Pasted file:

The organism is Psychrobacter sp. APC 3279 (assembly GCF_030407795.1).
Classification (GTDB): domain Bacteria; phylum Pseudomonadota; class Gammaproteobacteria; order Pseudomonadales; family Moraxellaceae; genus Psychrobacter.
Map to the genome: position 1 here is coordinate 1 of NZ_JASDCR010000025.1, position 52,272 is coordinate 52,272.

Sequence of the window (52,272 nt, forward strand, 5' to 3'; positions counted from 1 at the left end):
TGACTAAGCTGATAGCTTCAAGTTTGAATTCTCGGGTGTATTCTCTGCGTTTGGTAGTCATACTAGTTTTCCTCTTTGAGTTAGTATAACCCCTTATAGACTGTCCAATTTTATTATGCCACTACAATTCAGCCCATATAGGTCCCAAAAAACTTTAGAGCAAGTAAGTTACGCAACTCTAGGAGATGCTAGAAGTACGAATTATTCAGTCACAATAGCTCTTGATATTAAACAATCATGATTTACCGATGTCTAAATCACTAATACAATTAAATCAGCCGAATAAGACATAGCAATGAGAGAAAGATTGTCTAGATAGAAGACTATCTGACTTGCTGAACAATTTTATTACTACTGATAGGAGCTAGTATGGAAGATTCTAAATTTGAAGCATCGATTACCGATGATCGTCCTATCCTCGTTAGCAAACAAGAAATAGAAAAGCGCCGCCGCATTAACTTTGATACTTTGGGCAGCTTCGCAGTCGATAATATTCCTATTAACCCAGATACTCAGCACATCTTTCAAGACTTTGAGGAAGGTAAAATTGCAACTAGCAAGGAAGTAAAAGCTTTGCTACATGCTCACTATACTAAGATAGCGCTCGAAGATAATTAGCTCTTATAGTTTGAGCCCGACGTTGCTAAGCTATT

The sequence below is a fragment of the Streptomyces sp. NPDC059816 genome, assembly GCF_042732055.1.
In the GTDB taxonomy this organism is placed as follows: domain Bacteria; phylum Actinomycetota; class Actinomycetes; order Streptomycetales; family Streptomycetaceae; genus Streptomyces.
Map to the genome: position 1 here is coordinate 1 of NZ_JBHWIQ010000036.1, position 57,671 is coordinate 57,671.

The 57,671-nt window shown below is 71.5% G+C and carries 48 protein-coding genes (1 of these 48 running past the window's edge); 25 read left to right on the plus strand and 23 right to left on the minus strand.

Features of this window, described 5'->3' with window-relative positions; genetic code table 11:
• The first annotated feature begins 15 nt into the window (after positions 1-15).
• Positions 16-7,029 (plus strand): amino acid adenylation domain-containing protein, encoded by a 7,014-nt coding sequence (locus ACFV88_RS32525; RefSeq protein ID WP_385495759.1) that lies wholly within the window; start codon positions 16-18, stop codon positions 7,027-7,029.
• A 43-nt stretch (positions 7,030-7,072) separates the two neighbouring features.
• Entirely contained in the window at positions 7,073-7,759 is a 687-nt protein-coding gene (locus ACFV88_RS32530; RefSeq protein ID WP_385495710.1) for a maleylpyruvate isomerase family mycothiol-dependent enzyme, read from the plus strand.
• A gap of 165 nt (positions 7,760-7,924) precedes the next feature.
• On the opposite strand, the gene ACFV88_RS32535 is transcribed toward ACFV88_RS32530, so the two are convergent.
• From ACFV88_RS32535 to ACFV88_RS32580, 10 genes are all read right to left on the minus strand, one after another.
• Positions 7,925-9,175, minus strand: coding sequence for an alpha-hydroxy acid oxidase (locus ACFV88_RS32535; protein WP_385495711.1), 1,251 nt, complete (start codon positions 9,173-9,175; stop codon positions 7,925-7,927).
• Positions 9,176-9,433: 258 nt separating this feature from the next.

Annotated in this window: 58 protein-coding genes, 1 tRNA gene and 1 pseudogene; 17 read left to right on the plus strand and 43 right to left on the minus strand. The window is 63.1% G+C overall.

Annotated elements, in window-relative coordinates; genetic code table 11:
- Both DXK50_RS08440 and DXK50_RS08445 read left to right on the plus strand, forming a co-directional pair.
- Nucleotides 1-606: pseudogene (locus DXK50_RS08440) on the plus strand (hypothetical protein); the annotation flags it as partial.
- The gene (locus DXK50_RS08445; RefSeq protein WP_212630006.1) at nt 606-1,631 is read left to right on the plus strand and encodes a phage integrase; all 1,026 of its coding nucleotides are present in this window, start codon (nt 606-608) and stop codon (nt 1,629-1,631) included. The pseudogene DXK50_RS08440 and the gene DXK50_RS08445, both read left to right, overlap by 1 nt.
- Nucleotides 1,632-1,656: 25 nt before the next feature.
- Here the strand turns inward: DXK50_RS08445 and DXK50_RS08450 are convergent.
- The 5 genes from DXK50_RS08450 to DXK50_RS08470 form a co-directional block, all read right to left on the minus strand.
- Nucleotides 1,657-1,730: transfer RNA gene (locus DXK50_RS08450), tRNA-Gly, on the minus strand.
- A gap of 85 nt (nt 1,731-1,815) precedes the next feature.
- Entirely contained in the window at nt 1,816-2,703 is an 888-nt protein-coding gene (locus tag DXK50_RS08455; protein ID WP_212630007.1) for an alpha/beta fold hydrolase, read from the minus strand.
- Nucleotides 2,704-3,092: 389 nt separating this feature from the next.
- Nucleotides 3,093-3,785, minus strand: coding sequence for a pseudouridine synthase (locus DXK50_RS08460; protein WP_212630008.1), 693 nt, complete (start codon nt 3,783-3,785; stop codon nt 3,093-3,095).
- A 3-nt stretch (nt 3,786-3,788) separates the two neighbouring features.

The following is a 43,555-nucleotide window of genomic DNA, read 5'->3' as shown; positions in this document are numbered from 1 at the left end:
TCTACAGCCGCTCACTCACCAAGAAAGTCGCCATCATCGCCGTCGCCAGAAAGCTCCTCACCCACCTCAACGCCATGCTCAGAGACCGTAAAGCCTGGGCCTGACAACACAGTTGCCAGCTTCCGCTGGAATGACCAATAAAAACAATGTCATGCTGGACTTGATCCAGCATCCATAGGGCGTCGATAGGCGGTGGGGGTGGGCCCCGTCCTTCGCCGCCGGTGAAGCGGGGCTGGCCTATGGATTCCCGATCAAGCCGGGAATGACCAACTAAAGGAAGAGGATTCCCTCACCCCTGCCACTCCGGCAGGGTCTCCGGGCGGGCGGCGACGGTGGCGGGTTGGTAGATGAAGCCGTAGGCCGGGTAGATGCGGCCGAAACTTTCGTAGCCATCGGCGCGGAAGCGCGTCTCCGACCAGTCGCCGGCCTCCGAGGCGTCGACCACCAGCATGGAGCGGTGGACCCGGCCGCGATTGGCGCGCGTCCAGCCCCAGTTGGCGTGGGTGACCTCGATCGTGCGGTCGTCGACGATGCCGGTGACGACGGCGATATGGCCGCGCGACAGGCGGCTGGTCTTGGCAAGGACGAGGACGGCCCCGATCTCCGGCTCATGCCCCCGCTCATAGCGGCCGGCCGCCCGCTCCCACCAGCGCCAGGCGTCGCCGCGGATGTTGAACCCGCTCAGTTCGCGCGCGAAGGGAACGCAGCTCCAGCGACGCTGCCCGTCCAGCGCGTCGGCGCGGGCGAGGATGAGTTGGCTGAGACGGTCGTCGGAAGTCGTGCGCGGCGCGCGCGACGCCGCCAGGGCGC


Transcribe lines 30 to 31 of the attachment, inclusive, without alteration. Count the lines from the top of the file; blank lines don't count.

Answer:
- Entirely contained in the window at nt 1,816-2,703 is an 888-nt protein-coding gene (locus tag DXK50_RS08455; protein ID WP_212630007.1) for an alpha/beta fold hydrolase, read from the minus strand.
- Nucleotides 2,704-3,092: 389 nt separating this feature from the next.